- Despite the relative failures of the defense, Team Russia was badly let down by Alexander Ovechkin and Evgeni Malkin. After each scored a goal and multiple points in the tourney opener, neither managed to find the scoresheet again. Both had flashes of brilliance, but overall, these two never seemed to mesh. This should have been Russia's top line and they were thoroughly outplayed by the Kovalchuk-Datsyuk-Radulov trio.
- Russia's head coach Zinetula Bilyaletdinov made a rash of bad decisions in his team's games, failed to get the entire team to gel well, and perhaps worst of all, started the wrong guy against Finland. Simply put, the problems with Malkin and Ovechkin were apparent from the loss to the U.S. going forward. Whether by separating them or coaching them better, it falls on his Bilyaletdinov's shoulders to get performance out of what should be his two best forwards. Additionally, the limited use of Valeri Nichushkin in favor of lesser-skilled KHL players, while likely politically motivated, wasn't a good idea. The nail in the coffin for the Russian squad was the decision to start Semyon Varlamov over Sergei Bobrovsky, who I'm pretty sure was still fresh enough to play after facing 22 shots against Norway on Tuesday.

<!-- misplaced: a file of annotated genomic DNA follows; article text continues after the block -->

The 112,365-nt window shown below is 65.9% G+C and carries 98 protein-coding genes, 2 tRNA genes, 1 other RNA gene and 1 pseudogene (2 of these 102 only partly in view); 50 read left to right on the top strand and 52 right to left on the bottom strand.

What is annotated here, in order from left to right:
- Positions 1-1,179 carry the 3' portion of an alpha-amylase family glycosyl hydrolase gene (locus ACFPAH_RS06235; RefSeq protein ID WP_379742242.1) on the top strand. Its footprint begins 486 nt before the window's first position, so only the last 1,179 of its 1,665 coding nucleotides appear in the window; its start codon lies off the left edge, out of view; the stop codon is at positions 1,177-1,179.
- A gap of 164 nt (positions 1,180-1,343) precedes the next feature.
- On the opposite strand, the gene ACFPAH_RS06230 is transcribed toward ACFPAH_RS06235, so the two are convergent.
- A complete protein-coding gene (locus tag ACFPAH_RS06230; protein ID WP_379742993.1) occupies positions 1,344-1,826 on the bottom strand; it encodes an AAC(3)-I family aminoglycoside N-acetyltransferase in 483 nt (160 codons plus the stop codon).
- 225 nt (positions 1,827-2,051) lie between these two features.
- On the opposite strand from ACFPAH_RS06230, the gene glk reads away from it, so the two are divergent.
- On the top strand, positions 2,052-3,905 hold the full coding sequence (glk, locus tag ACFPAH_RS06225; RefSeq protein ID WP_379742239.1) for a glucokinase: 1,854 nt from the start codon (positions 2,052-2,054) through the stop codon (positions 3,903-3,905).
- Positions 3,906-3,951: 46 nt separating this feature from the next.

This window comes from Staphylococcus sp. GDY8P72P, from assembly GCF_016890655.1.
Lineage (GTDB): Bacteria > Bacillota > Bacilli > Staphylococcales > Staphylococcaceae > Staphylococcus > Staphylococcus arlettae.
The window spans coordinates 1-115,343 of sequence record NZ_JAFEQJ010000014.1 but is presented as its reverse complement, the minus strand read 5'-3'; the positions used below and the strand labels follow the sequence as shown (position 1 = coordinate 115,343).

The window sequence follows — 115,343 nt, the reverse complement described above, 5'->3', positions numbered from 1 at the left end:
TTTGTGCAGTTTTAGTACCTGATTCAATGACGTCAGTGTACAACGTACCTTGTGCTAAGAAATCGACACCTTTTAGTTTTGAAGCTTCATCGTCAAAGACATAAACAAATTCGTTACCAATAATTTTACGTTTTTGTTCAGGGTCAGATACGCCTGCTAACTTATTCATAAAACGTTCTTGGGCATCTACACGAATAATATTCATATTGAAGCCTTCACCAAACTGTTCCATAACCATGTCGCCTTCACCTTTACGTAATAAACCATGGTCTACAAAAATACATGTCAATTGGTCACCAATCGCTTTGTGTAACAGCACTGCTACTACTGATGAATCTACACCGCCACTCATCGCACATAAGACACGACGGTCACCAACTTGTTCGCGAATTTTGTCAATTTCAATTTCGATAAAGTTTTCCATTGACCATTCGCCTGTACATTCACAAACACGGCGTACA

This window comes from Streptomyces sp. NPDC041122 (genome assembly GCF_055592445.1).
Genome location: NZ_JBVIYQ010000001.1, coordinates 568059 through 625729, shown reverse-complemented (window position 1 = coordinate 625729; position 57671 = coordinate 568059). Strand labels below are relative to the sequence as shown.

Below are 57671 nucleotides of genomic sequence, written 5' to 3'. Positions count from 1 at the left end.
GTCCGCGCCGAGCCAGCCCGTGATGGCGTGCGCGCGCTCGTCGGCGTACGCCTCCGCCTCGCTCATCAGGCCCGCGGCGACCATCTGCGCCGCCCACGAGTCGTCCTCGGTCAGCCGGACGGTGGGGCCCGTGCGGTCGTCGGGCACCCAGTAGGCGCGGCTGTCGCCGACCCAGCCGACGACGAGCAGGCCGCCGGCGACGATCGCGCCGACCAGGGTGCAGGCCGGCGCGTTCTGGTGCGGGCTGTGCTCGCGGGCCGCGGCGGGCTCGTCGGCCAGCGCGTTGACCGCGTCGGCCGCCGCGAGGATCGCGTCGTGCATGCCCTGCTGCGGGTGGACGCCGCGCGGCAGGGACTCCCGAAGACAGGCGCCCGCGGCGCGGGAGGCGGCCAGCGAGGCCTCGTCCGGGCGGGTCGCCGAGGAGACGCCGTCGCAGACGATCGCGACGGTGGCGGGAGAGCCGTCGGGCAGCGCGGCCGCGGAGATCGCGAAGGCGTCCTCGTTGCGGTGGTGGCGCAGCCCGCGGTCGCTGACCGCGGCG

Overall, Russia will finish outside of 4th place in this Tournament and that result isn't a huge surprise, but it qualifies as a big disappointment for a team that should have had enough advantages to get them into the medal rounds.
Both Semifinal games take place on Friday, with Finland vs. Sweden starting at 7:00 and then Canada/United States dropping puck at noon. Each of these games is a rematch of the last two Olympic Gold Medal Games and all four of these teams absolutely deserve to be in this position. It will be interesting to watch the Gold Medal Game essentially come down to a battle of the North American champion versus the best European team.